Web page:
Acton Tools to Use at Home

Today in their morning discussion, the elementary studio Eagles busted the myth that “they play all day at Acton without instruction, direction or structure.”

False! they said. They continued by comparing home life and studio life: which is more structured? The consensus was that life in the studio is more structured than life at home.

Their discussion highlights a dichotomy between what parents perceive and what actually happens in a day at Acton – which in turn creates confusion around what their role should be in this learning journey. “If I’m not supposed to intervene in my child’s life, how can I get him to clean his room or be well-mannered at a restaurant?”

Here’s a gold nugget of clarity I hope helps: Intervening (a.k.a. interfering) is not the same thing as supporting. Acton parents who know this difference enjoy a grounded sense of peace that is otherwise impossible. Our vision for the role of an Acton parent is that of loving supporter (which includes the roles of guide, mentor, boundary-enforcer and consequence-deliverer.)

Just as the Acton tools and processes are meant to build a solid support system for the Eagles, they can do so at home, too.

Here are a few of the tools they use at school: daily schedule, studio contract, challenges posted in Journey Tracker, squad leader and servant leaders, badge plans and S.M.A.R.T. goals, checklists, the Hero’s Journey framework, Town Hall meetings and discussion rules of engagement.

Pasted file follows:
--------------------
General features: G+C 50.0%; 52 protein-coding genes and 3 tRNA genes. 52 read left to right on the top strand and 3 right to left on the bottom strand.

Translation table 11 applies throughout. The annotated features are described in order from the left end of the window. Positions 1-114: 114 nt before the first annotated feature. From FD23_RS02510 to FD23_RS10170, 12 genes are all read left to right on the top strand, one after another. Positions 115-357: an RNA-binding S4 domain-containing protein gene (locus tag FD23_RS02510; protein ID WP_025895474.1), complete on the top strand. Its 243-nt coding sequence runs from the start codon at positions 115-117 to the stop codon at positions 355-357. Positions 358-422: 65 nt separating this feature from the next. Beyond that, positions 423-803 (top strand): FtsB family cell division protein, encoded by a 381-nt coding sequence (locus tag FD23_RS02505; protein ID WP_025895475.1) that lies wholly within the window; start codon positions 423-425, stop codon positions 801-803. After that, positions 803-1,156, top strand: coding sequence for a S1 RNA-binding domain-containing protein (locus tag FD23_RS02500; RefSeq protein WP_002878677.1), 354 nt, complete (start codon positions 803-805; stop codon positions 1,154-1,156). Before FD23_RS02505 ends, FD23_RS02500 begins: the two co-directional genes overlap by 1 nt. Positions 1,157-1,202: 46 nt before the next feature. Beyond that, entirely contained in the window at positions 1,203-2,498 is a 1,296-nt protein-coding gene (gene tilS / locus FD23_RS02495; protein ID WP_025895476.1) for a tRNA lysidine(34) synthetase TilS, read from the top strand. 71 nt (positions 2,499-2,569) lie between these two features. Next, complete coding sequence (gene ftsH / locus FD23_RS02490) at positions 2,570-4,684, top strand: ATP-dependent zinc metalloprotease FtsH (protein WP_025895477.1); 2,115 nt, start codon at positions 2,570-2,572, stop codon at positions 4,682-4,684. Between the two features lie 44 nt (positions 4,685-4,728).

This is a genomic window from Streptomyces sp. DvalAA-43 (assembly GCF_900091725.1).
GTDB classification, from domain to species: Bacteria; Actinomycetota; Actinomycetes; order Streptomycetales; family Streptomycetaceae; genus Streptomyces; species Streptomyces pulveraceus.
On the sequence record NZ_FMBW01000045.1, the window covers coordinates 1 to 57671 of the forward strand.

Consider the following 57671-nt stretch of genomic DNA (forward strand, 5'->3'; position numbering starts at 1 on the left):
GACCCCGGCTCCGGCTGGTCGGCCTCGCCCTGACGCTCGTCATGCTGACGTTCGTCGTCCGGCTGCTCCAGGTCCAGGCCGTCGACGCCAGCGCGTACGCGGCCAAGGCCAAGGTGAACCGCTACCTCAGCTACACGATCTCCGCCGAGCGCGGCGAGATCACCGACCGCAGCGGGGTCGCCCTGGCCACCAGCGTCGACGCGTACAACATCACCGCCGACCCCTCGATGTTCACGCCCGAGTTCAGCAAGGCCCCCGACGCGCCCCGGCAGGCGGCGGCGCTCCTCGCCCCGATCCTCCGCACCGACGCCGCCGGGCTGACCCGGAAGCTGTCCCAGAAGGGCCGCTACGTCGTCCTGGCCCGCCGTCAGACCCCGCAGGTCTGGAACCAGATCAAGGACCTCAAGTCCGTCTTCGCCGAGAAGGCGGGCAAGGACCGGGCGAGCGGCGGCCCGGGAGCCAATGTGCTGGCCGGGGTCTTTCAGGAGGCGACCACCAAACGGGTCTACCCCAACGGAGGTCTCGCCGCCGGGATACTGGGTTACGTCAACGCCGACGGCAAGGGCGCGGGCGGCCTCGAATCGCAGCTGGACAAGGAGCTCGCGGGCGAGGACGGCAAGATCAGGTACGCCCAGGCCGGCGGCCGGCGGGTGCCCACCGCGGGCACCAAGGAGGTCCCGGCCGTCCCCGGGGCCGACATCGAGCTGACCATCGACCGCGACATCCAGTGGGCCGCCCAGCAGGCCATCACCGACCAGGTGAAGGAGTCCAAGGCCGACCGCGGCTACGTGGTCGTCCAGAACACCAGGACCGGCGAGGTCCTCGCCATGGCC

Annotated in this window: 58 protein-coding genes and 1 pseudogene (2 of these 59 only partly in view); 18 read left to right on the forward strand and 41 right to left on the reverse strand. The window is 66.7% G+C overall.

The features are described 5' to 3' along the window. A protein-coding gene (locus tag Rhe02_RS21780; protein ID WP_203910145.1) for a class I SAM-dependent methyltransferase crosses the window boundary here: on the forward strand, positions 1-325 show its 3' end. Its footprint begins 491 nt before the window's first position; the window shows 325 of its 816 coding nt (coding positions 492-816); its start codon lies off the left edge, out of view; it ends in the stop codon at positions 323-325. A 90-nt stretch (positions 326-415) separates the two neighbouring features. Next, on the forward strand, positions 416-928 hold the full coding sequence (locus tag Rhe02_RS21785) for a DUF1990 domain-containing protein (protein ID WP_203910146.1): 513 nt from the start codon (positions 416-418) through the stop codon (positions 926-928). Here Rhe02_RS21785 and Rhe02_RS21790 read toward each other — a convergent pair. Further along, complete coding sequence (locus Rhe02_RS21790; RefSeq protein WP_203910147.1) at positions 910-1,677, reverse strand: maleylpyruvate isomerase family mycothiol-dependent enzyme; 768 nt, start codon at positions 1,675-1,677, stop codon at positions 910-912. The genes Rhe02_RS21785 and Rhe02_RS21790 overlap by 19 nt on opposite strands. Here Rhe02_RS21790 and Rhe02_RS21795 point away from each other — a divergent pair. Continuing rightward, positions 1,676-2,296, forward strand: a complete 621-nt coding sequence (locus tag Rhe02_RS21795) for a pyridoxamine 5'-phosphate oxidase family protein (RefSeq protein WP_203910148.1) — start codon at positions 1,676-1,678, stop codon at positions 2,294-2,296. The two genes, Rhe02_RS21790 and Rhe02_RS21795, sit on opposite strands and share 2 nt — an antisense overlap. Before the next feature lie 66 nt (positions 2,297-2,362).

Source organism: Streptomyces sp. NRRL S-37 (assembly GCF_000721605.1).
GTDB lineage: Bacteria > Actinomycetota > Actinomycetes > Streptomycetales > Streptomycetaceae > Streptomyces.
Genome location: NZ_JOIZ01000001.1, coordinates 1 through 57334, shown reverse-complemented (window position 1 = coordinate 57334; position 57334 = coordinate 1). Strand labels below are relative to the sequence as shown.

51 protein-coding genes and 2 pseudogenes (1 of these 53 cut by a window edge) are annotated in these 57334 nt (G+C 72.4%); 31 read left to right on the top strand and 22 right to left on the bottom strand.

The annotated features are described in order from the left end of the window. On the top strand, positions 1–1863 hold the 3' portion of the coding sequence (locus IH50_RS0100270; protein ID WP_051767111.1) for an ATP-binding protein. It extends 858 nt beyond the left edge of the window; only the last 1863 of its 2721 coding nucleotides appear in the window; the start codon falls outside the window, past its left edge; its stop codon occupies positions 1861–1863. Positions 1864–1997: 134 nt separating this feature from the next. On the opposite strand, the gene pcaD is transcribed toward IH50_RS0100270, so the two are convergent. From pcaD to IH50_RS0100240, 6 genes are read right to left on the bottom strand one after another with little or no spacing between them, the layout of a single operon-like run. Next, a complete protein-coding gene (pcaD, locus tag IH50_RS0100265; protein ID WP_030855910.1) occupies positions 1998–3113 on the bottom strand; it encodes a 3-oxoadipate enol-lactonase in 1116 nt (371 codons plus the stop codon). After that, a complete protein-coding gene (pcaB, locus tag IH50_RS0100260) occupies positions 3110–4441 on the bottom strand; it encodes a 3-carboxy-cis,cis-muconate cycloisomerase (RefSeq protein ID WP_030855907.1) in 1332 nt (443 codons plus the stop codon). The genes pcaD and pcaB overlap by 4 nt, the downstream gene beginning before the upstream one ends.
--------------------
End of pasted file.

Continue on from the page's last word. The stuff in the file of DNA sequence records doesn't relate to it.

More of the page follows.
The ones most often used at home are:

  • Checklists (see the wonderful example below shared by Acton mom, Rachel.)
  • Schedules (see the rather amazing example below shared by Acton parents, Daniel and Stephanie.)
  • Plans/SMART Goals – Just like the Eagles have individual badge plans, families who create a Family Plan and hold regular family meetings report their lives are happier and more meaningful. Family meetings, then, serve as a “Town Hall” to solve problems, set new goals, celebrate wins and revise rules.
  • Contracts – Knowing boundaries is essential to living well together. And, understanding consequences for crossing boundaries is not only fair, it is essential to build a trusting relationship.
  • The Hero’s Journey framework – using this tool as you face problems in life gives a sense of meaning and inspires optimistic action rather than victim-based reaction.

If you need inspiration around using checklists, read Atul Gawande’s “The Checklist Manifesto.”  But the best resource about the Acton tools is your child. Enjoy!